Tuesday, January 27, 2015


Apparently neither Michael Moore nor Bill Maher like Clint Eastwood’s new movie American Sniper (Which I have not seen), and they have expressed their displeasure by sniping at snipers. Despite the injunction of Proverbs 26:4 to “answer not a fool according to his folly, lest you become like unto him,” I feel constrained to reply. When Michael Moore says snipers are cowards he shows that he knows nothing about the nature of courage. When Bill Maher says that snipers are psychopaths, he reveals the depth of his ignorance on the subject of psychopathy. I’ll talk about snipers and cowardice first, and then I’ll say something about snipers and psychopathy.

Snipers have had a bad name at least since the Trojan War when Paris killed Achilles by shooting him with a bow instead of walking up to within arm’s length of the near-invincible killing machine and fighting him hand-to-hand. Paris is remembered as a coward, probably because his side lost the war. King David, for example, got better press for killing the giant Goliath from a distance because his side won and got to write the history. Every army from the dawn of history to the present day has used snipers of one form or another—whether they were slingers, archers, or used some other type of missile weapon—and the American military is no different.

Snipers have been a fixture in the American military since before Declaration of Independence. At the Battle of Bunker Hill snipers hid in the abandoned village of Charlestown and fired on Howe’s troops as they advanced on the patriots’ fortifications. This prompted Howe to order his ships in Boston Harbor to cannonade the town with incendiary bombs. Were the Charlestown snipers cowards? Another sniper stood on the top of the breastworks and fired offhand at the advancing British. He would fire, hand the musket down and be given a primed musket, and then fire again. This constant supply of freshly primed muskets allowed him to keep up a steady stream of fire. By the time he was finally shot and killed, he had shot some twenty British officers. Was he a coward? You cannot call anyone a coward who goes into combat and performs his assigned task to the best of his ability, whether that task is caring for the wounded as a medic or wounding the enemy as a sniper.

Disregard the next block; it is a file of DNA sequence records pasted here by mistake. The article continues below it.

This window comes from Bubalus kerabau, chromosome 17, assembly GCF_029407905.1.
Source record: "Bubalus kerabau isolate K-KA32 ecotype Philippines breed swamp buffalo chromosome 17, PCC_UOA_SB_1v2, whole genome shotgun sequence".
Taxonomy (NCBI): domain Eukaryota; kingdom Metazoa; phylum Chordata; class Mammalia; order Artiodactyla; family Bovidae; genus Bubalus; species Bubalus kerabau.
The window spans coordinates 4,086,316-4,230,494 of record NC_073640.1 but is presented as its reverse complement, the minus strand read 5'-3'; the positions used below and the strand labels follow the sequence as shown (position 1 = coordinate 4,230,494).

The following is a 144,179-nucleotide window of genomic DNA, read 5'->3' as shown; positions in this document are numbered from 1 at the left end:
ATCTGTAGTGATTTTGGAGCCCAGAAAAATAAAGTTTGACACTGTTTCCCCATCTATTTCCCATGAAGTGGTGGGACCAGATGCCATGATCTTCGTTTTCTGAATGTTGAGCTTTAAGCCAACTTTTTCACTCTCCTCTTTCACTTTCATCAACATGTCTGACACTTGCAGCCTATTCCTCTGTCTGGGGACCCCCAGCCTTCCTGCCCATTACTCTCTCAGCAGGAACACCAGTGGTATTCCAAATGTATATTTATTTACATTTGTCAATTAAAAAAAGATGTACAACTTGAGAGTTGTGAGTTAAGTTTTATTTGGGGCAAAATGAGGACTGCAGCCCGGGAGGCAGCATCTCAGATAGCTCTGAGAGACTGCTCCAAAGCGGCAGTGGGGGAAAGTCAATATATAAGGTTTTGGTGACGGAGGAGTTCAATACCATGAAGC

Now let’s talk about psychopaths. According to Dr. Hervey Cleckley, a pioneer in the study of psychopathy, a psychopath is unreliable, untruthful, insincere, remorseless, shameless, narcissistic, uncaring about others, and prone to poorly motivated antisocial behavior. Years ago a psychiatrist at the state hospital for the criminally insane gave me the best definition of psychopath that I have ever heard. He told me that a man I wanted to use as a witness was a psychopath. Then he asked me “You know what a psychopath is, don’t you?” I said that I didn’t, and he continued “Bum, hobo, criminal. That’s what a psychopath is.”

During the Battle of Mogadishu two U.S. Army helicopters were shot down and the personnel surrounded by hostile fighters. Something had to be done to protect them. Delta snipers Gary Gordon and Randy Shughart volunteered to hold off the hostile forces until a rescue could be effectuated. They knew that they were volunteering for almost certain death. They nevertheless undertook the mission and fought until they were overrun by a mob consisting of thousands of combatants. Is that something an unreliable, untruthful, insincere, remorseless, law-breaking, shameless narcissist would do? These two men were courageous to a fault and the exact opposite psychopaths. The posthumous Medals of Honor awarded to them were well-deserved.

There’s an old saying that goes “Make sure your brain is in gear before putting your mouth in motion.” Moore and Maher would do well to heed that admonition.


Saturday, January 17, 2015


Recently the media has publicized a number of cases involving violent encounters between police officers and citizens. The stories follow a uniform pattern: Officer encounters citizen who either is involved in criminal activity or is wrongly believed to be involved in criminal activity. Citizen ends up dead or seriously injured. The officer is “exonerated” by grand jury, prosecutor, or petit jury. The officer is perceived to have “gotten away” with committing a crime. Anger wells up over the perception of [racial][ethnic][religious][sexual orientation] prejudice on the part of police and the criminal justice system.

I know firsthand that such prejudice sometimes plays a part in these episodes, but I will argue that it does not play a pervasive part. I will also argue that when such prejudice plays a part, that part is often very much at odds with the public perception we see reported in the media. In making these arguments, I will also attempt to answer the question “Why do police officers ‘always’ seem to ‘get away’ with killing or injuring citizens?”